Modernism in Australia, too, has always been relegated to the fringes of culture, often being seen as "hard" to understand, lacking in emotional comfort, or just plain "ugly". But then, those are debates worth having - to say that aesthetics is "subjective" misses the point of cultural debate entirely. All opinions about value are "subjective", unless like Plato, one believes in the realm of the Forms, or some other esoteric guarantee of objective truth and beauty. But then values are not derived from other realms, are they? They come from people, community and ideas. Where architecture has a special place in the shared culture - perhaps even ethically speaking - is that it impinges on the civic realm directly. Buildings represent a (typically) long lasting, visible and physical manifestation of culture that cannot be "ignored" by the public. In addition, buildings use up significant physical and social resources in their construction, maintenance and operation, so they are never ethically neutral in social terms. Hence, they do have an "objective" importance in culture, even if only in these terms. Add to that the symbolic and historical significance of particular buildings, and you have something with more "objective" cultural grit than might first appear.

What then is our responsibility to historic built fabric, ethically speaking? Well, I would have thought that at the very least, we have a responsibility to assess them against a range of culturally, historically and socially relevant criteria before issuing demolition permits - and I'd add to that, in the 21st century, environmental and sustainability criteria too. While the responses to some of these criteria might, in some way be, "subjective", they are at least tested in ways that have garnered some sort of social and cultural consensus over time.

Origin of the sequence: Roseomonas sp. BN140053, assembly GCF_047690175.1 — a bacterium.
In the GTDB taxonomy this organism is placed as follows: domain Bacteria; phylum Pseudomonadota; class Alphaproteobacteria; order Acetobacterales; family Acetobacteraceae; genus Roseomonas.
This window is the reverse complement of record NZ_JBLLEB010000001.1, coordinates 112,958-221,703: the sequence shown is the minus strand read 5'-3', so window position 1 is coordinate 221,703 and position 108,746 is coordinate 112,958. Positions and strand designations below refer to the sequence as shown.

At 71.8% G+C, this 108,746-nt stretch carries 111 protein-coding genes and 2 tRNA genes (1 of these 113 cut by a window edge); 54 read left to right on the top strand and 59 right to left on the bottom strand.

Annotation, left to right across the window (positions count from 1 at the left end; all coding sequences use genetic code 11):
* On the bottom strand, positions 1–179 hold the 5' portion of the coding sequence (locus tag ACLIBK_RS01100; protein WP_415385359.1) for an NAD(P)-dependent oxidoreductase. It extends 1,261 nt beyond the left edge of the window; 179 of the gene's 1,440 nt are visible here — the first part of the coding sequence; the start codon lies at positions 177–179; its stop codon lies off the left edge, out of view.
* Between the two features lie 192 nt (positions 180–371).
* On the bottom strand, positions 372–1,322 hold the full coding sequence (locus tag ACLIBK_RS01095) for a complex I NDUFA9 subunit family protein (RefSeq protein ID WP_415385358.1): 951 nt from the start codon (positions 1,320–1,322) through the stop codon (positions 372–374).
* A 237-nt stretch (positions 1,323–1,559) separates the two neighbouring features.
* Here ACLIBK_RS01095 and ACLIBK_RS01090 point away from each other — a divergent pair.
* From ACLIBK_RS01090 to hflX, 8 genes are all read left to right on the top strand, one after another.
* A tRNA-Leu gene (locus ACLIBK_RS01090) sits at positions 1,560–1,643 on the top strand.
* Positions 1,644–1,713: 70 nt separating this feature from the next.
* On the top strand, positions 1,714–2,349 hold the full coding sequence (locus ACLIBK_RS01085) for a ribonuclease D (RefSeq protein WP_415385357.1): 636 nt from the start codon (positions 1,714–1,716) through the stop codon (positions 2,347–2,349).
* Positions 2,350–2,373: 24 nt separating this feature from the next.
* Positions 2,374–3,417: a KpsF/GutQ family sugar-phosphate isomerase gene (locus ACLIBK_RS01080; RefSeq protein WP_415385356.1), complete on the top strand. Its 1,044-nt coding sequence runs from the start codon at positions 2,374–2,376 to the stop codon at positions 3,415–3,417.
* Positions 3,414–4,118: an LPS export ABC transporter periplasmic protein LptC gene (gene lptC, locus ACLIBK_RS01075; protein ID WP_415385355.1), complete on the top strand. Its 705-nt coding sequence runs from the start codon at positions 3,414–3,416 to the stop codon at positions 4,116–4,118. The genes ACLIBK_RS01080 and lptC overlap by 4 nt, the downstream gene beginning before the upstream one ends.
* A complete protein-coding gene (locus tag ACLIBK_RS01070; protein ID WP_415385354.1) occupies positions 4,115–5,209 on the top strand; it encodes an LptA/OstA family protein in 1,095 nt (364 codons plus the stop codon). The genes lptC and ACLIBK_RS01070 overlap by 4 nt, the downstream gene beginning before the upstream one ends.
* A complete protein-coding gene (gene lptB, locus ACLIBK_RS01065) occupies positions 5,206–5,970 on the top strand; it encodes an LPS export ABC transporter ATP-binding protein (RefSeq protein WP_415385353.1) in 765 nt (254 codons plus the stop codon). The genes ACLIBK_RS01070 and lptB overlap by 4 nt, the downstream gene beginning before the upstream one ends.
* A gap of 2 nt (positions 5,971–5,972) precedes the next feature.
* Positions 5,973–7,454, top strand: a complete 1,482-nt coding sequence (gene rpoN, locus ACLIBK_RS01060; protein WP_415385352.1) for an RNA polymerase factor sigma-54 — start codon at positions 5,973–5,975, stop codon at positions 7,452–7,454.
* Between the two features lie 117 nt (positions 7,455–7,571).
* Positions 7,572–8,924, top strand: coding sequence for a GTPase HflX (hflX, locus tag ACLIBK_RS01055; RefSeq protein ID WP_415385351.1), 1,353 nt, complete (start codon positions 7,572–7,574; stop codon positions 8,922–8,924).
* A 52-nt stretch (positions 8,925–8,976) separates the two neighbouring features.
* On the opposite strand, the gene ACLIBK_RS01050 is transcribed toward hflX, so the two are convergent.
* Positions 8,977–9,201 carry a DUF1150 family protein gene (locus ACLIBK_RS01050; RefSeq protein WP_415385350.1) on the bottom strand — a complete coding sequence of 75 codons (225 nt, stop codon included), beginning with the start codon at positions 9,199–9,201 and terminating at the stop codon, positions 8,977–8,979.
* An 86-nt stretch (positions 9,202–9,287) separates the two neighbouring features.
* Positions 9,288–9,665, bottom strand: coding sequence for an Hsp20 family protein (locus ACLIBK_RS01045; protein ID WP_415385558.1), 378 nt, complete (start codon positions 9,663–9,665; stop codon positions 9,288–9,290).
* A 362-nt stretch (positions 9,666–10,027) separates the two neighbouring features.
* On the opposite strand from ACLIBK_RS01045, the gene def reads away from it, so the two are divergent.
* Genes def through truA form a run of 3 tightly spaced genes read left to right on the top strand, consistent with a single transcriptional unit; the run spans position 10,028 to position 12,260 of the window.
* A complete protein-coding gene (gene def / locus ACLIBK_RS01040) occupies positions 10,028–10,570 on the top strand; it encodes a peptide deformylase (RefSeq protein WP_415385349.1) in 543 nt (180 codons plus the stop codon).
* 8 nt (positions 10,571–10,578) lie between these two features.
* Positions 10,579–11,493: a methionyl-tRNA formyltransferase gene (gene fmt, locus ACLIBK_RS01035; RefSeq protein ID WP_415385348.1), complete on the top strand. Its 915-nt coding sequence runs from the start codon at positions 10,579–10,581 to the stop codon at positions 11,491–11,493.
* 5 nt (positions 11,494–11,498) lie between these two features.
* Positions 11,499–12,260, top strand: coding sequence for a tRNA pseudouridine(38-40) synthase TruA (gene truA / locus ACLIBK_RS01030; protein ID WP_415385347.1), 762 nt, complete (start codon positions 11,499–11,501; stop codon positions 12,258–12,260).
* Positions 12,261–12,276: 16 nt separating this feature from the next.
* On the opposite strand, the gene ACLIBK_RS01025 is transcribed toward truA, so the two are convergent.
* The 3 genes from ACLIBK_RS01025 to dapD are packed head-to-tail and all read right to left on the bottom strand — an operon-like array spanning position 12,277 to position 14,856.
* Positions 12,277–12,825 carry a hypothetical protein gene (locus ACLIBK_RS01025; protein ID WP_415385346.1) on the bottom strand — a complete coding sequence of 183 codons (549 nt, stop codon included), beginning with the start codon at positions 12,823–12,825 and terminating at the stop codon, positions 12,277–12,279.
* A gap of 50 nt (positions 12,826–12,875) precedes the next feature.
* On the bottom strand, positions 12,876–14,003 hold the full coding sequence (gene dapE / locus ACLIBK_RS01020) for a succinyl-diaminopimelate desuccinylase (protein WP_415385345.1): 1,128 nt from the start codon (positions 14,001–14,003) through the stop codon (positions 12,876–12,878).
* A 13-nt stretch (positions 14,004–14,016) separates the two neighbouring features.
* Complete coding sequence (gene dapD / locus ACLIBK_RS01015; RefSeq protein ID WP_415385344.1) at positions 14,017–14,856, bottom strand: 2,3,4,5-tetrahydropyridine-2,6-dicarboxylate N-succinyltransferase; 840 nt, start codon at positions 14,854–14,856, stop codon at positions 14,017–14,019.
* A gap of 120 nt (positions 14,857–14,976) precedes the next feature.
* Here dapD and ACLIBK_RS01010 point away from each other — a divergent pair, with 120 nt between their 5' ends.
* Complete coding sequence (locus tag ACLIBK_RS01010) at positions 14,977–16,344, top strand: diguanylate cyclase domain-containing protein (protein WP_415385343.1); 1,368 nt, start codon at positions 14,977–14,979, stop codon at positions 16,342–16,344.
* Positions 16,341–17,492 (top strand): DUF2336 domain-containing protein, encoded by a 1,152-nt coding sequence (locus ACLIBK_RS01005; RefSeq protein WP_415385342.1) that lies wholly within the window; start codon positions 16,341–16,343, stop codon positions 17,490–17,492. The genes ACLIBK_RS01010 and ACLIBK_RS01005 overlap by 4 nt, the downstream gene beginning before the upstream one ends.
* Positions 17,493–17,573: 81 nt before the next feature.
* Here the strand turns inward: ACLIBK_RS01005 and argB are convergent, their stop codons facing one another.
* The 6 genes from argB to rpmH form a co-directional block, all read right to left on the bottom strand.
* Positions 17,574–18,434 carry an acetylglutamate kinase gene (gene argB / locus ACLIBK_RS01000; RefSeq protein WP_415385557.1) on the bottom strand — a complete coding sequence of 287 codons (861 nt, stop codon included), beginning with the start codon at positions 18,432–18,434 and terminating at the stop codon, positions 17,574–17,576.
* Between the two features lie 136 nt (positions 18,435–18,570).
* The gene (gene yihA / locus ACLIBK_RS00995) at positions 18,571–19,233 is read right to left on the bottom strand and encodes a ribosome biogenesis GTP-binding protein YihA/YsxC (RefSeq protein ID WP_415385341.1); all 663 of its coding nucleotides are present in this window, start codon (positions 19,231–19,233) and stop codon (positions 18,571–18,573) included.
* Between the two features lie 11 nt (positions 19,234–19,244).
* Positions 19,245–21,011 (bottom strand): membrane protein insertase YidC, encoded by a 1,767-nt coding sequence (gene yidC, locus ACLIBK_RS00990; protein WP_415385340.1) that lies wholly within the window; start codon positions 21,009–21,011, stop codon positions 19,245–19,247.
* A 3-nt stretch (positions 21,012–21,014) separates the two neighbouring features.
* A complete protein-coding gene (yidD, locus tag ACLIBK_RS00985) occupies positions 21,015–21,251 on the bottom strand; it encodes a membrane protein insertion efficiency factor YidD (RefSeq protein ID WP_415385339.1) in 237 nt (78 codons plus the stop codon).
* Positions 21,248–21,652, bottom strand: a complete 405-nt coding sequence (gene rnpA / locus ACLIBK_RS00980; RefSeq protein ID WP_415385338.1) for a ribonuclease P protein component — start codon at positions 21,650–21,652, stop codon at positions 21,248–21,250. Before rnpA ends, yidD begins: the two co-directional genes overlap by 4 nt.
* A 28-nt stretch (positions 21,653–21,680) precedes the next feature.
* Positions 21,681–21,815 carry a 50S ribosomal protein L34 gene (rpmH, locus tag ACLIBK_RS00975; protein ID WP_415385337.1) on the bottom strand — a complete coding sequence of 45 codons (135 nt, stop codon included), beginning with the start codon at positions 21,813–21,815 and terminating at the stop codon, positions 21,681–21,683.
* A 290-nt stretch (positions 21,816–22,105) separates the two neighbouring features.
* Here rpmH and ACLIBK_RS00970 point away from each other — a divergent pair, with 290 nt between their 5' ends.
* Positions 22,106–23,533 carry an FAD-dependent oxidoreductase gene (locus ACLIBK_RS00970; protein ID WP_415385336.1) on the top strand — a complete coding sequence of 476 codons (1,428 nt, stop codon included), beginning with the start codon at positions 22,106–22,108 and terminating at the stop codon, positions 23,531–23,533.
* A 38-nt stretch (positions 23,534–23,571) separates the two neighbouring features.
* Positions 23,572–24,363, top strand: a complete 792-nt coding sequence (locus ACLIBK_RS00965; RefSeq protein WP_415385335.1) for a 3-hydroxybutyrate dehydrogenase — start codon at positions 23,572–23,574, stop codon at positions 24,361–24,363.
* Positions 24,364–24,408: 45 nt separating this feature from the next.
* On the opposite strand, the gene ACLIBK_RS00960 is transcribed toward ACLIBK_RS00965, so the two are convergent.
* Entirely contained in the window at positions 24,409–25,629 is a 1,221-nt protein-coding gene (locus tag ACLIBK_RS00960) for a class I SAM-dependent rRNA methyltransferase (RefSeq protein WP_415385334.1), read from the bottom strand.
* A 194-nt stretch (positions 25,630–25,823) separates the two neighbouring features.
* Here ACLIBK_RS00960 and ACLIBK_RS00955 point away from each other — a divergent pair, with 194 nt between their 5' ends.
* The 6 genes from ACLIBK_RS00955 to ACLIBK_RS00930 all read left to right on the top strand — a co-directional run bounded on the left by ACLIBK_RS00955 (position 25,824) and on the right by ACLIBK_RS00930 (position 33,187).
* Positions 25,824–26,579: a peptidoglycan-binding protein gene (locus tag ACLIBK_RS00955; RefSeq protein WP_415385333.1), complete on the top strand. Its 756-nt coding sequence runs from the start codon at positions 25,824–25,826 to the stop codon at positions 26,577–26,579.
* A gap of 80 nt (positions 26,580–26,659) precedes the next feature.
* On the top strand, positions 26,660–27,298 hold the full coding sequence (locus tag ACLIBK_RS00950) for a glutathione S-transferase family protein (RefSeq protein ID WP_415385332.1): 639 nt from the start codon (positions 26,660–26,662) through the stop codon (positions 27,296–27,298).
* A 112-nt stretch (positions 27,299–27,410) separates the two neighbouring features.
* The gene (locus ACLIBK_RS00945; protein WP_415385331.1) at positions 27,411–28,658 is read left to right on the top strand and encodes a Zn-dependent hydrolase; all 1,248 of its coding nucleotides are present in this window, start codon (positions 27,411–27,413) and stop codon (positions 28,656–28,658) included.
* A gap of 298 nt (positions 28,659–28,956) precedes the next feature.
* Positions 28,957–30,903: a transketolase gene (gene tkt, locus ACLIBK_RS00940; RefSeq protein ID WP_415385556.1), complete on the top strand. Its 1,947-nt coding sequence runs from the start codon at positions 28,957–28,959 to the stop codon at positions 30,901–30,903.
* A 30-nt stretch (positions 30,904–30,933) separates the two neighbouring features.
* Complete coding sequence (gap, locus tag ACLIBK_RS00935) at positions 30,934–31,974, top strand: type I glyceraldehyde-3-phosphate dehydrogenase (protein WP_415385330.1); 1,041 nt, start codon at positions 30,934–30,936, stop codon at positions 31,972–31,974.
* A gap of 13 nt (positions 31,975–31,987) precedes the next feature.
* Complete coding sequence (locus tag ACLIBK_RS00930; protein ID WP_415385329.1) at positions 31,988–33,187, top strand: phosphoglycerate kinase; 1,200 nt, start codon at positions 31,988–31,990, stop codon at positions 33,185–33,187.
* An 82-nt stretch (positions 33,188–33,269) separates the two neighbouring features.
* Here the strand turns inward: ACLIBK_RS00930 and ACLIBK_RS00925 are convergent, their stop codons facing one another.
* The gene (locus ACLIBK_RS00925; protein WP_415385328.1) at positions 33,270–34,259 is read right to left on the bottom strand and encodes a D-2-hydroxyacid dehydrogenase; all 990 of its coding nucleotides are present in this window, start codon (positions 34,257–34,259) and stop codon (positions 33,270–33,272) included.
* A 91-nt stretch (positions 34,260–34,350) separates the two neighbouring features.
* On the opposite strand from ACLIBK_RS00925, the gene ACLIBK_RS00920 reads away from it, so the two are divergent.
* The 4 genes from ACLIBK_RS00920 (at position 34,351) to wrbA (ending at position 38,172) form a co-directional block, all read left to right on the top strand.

Now, technically speaking, all objects are like that - and while I could buy a Van Gogh and, being my private property, exercise my legal right to destroy it, few would meaningfully argue that I had acted ethically, or in the interests of human culture. I could say that the painting had only "subjective" aesthetic and cultural merit, but that would not save me from civic opprobrium, would it? And in a very real sense, in doing so, I would have done harm to a kind of collective interest that exists independently of notions of property. People would be saddened and culturally impoverished as a result of my decision to destroy "my" Van Gogh - and possibility financially harmed, too, if said painting might have become a tourist attraction, had it been restored and put on public display under the auspices of a cultural institution that could help interpret its meaning and value.

Buildings, similarly, have this cultural value - whether the owners of them, or indeed some (or even most) members of the community do not recognise it. To argue otherwise is, quite simply, to argue for a totalitarian view of "culture" where certain cultural products are inscribed with "value" (as measured against an absolute set of values), and others are struck off as "worthless" trash, not worthy of the dominant set of values of the community as a whole.

If we have no room in the whole CBD for one solitary example of mid-century modernism like the 1956 bank building we have been discussing here, because it "interferes" with the "total" idea of a high-rise, development and consumption driven city, where literally every square inch of private property is co-opted into a grand 21st century vision for urban renewal, what room do we have for culture, and cultural difference more broadly here in Melbourne?

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Danny Boy's picture
#38

Brevity is the soul of wit, bilby.

I'm done here, perhaps I shouldn'tve mentioned the topic of subjectivity.

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Michael Berquez's picture
#39

I'm glad you did RIDDLZ, you make a lot of sense to some of us.

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Andrew Mck's picture
#40

On whose authority is ones opinion worth more than another's ?